Additionally, his domestic and international policies have had such sweepingly negative effects around the globe that it’s not just American progressives and liberals who cry out against his dangerous dogma. World leaders and governments, and private citizens worldwide, speak openly about the American president being the most dangerous man in the world. Just recently his own niece published a book calling him just that. In my lifetime I don’t have any memory or historical knowledge of the entire world ganging up on an American president in the way the world has ganged up on Donald Trump. 

All of this came together in my mind this morning and coalesced into this thought: perhaps this is how the world comes together in unity to behave as a truly global community. 

As an avid sci-fi fan, this idea engenders in me both enthusiasm and terror. There are equal numbers of utopian and dystopian books and movies on the topic of one-world government, my favorite utopian example being that of Star Trek. But Star Trek has never provided us with a believable thesis on the inception of the one-world government. The idea that our knowledge that we are not alone in the universe, but are in fact just one species in a rather crowded cosmos of intelligent life, has never satisfied me as a viable explanation. However, the idea that one individual leader could be so dangerous to the entire planet that all of the citizens and governments of the world come together to quash the threat is believable to me.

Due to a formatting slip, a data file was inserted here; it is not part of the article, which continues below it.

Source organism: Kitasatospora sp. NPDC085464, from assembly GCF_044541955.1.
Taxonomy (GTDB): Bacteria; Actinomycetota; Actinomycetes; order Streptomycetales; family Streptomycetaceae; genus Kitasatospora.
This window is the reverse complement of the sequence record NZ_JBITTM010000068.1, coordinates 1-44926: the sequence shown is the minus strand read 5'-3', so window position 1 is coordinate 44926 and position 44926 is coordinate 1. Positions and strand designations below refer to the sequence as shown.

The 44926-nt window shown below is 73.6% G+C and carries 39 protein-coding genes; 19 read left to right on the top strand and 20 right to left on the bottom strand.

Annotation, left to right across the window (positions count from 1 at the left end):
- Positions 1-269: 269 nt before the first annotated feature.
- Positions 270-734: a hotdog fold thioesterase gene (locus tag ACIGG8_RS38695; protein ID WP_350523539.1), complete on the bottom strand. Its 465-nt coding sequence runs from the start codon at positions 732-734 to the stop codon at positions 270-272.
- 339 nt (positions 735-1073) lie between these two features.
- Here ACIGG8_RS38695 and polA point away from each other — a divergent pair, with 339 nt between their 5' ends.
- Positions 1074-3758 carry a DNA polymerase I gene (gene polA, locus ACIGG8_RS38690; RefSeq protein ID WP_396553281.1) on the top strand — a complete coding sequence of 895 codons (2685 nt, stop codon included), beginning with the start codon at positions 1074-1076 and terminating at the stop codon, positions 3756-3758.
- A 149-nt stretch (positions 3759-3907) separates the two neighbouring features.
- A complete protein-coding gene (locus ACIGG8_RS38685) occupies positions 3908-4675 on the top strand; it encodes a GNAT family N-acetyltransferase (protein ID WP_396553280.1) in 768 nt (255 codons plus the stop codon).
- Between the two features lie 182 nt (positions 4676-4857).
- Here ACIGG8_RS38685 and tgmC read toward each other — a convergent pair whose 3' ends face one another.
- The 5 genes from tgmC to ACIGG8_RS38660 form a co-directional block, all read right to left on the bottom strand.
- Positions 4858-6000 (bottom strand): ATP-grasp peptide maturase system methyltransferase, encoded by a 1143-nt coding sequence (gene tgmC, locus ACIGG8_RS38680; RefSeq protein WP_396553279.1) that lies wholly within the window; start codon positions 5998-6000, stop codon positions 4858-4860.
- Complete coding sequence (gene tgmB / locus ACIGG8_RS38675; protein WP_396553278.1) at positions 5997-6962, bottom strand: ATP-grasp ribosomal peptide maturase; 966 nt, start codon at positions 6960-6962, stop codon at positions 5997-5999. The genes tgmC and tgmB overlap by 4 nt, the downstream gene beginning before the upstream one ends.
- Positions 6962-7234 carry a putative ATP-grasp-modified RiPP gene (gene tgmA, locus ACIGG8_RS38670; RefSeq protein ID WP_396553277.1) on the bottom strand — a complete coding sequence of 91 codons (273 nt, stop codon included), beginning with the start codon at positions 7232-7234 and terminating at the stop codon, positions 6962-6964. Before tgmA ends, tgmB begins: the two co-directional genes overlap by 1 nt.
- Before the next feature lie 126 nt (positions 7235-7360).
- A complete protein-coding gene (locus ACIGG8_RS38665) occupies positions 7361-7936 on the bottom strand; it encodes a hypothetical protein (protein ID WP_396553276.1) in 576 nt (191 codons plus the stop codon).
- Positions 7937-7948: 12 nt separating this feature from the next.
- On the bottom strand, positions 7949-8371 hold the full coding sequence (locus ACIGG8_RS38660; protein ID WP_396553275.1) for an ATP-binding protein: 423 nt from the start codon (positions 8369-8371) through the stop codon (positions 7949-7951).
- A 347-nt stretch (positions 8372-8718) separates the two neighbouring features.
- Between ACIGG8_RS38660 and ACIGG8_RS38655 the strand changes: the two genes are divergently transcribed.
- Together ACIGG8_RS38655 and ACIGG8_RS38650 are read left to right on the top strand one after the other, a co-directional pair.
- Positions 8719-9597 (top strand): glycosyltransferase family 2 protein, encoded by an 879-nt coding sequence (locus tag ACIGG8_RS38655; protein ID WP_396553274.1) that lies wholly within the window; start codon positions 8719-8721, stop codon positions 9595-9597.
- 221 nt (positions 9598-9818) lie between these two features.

We may have arrived at that moment. We could be on the precipice of “a new world order.” 

If so, what kind of world will we make it? 

There are still dangers and injustices to be overcome. There are still totalitarian governments (some of them disguised as democracies) to be overcome. What if they become the dominant force in the re-creation of our world? What will the rest of us do to prevent that from happening? 

I have no answers here; just one compelling question: is this the defining moment of human history? Until the current presidential administration, the world seemed to be mostly in agreement that the future of the human race depended on our response to climate change. That may still be true, but it may be more important to sort out our social contracts first to make sure that we have the moral and ethical sensibility to prevent despots from rising to the highest ranks. Once that threat has been dealt with then we can move on to issues like climate change. 

Regardless, we are running out of time. We may be past the point of no return on climate change. Our tolerance of the current inhabitant of the White House and his reckless disregard for our democracy may have made it impossible for us to meet the environmental deadline that could ensure human survival.

Again, I pose the question: what will the human race do? Because it’s not just an American problem we’re dealing with here. The American problem is currently the whole world’s problem and we have a responsibility to solve it. Will we solve it as a nation, or will the rest of the world solve it for us? My money is on the American people right now, and I think our nation will do the right thing in November.

Once we have, we should not delay in answering the other question that is hanging out there: Is this the moment in human history when we come together as one around the world? It will be interesting to find out where we go from here.